chapters, verses, and points ; accents; inscriptions; subscriptions, various readings; the Masora ; &c.--these may be emphatically denominated external. On such points, recourse may be had to the following works:-Walther's “ Officina Biblica ;' Kortholtus si de variis Scripturæ Sacræ Editionibus ;'' Scherertzius' “ Animadversiones Philologicæ in Codicem Veteris et Novi Testamenti ;" Fabricius' “ Partitiones Codicis Hebræi ;” and Father Richard Simon's « Critica Sacra Veteris et Novi Testamenti.”_It is, however, allowed, that these books contain exceptionable matter; and, among others, this is noticed by Majus, in several Latin Dissertations published at Frankfort in 1690; and also by Walton, in the preface to his Polyglott Bible. Many remarks to this effect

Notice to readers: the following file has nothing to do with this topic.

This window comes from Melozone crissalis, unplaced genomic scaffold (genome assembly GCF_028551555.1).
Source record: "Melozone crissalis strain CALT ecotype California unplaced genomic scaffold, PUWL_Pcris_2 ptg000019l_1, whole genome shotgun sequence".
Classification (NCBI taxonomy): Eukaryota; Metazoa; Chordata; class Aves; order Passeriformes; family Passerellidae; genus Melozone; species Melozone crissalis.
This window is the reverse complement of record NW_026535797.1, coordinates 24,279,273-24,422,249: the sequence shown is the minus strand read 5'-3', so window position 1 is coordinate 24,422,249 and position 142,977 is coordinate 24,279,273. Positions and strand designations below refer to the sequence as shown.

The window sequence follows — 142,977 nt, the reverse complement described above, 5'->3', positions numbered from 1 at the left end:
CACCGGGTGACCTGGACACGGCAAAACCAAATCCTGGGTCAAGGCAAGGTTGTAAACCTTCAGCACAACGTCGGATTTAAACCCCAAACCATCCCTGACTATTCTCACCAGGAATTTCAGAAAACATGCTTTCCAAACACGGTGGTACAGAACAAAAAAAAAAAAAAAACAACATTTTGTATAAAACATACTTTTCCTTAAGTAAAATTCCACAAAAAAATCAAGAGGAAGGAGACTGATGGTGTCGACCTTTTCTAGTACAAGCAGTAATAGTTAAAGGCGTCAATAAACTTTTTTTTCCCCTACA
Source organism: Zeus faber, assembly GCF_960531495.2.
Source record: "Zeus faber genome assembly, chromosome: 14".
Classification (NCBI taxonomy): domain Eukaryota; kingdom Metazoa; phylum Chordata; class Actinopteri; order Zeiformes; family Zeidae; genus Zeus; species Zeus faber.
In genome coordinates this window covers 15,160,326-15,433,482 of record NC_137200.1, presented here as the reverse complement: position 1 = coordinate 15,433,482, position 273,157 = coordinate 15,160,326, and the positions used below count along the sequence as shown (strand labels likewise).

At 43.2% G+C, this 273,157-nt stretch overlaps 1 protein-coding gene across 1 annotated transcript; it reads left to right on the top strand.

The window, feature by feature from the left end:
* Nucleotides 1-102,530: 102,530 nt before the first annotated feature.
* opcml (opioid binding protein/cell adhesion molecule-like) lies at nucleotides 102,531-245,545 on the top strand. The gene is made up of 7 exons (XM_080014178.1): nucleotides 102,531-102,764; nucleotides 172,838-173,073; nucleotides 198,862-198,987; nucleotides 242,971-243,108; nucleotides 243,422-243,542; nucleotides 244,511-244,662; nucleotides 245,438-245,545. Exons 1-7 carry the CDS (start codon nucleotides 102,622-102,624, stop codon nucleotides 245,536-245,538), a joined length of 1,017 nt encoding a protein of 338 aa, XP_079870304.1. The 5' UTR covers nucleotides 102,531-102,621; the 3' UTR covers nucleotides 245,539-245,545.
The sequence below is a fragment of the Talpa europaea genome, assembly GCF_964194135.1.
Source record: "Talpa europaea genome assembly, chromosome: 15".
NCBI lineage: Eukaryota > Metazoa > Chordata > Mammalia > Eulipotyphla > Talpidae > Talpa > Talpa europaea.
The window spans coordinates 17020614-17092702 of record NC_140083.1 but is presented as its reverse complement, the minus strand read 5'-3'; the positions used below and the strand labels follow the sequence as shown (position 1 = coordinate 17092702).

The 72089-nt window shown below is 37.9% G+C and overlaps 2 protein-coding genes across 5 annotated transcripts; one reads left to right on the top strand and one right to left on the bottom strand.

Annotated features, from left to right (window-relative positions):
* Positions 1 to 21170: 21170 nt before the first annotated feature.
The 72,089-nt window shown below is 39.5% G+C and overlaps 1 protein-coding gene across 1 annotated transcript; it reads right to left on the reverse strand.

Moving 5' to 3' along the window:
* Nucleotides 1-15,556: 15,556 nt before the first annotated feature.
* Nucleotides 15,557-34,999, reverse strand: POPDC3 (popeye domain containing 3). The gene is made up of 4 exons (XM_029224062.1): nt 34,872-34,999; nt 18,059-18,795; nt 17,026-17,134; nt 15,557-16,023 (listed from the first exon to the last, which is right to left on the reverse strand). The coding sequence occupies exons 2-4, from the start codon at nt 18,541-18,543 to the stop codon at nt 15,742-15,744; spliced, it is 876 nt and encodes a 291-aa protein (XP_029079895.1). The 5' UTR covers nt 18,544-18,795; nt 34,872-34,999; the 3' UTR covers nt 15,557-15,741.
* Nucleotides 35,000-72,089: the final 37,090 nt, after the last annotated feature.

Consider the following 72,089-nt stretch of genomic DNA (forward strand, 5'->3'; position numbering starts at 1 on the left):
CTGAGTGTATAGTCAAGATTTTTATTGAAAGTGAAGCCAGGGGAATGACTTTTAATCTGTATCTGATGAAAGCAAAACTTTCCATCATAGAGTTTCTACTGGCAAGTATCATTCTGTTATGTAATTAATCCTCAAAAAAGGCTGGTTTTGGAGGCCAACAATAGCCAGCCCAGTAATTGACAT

be likewise seen in the Critica Sacra” of Pfeiffer. (g)
Various things connected with History occur even in texts of Seripture: as the names of places and seasons; genealogies; various kinds of money, weights, and measures; phrases appropriated to peculiar antiquities, rites, laws, privileges, or to some condition of persons. Whatever, therefore, goes to explain such points, appertains to Historical Reading. Hence, Natural History, is, in no small degree, helpful to the biblical student; and on this ground, Franzius composed his “Historia Anamalium," and has been followed more at large by Bochart in his “ Hierozoicas."